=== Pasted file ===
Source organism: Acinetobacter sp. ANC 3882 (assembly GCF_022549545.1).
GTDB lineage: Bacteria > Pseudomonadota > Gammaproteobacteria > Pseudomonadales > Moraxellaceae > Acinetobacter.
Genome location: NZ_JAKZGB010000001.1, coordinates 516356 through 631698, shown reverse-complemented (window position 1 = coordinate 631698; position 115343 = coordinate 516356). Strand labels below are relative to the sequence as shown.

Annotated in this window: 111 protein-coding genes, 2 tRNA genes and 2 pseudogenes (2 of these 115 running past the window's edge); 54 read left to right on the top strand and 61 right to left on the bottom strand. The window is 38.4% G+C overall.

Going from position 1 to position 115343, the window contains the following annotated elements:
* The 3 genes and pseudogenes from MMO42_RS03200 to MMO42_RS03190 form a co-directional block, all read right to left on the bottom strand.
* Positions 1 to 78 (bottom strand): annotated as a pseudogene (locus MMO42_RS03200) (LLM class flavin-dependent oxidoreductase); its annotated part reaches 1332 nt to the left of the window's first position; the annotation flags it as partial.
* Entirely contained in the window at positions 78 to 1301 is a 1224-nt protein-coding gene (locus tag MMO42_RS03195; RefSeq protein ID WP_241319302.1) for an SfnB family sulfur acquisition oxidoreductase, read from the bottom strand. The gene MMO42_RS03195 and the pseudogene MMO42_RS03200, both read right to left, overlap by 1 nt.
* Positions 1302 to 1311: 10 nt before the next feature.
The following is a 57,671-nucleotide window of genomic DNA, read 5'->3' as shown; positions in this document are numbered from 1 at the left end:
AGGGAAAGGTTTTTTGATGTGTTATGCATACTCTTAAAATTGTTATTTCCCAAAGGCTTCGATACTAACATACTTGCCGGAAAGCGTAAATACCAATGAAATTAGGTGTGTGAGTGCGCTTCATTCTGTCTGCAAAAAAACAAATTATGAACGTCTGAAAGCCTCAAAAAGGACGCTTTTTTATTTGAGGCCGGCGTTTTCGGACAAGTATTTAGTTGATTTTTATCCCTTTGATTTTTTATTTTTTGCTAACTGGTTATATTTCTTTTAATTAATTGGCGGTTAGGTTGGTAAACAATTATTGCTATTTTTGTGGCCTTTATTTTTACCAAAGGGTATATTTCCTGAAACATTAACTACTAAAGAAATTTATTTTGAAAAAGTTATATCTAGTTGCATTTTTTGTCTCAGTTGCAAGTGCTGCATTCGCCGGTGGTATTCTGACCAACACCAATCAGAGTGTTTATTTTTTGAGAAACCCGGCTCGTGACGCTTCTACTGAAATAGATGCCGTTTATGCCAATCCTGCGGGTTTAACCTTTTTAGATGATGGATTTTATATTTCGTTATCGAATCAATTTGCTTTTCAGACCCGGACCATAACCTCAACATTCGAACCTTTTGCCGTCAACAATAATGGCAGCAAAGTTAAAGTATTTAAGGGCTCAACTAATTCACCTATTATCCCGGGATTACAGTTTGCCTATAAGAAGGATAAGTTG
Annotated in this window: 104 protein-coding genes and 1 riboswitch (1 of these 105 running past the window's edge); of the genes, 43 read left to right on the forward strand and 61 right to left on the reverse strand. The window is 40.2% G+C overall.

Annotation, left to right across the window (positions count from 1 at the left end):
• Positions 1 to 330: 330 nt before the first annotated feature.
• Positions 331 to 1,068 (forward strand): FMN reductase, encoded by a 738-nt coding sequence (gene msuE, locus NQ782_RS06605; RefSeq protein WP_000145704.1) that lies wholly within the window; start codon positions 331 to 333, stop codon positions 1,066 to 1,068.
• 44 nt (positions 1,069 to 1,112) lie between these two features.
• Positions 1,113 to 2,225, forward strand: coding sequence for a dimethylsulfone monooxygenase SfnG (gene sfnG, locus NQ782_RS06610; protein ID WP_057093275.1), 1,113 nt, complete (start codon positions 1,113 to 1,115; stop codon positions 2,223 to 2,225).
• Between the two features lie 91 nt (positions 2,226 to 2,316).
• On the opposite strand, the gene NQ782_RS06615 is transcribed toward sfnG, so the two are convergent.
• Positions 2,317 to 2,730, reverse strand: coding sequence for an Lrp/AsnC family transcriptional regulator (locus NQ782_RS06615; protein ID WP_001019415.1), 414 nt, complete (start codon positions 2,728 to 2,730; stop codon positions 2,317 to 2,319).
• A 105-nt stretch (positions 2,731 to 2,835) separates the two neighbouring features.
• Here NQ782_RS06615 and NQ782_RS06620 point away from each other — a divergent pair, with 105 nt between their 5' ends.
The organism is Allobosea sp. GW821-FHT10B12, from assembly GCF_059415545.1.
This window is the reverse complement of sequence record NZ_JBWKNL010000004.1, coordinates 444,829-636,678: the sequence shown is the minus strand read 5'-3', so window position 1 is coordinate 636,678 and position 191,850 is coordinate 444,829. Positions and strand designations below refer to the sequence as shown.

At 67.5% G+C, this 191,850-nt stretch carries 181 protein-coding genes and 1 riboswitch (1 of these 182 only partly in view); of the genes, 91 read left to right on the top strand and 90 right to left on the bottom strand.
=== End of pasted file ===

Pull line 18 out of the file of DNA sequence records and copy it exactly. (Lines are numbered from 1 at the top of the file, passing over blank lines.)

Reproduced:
• Between the two features lie 91 nt (positions 2,226 to 2,316).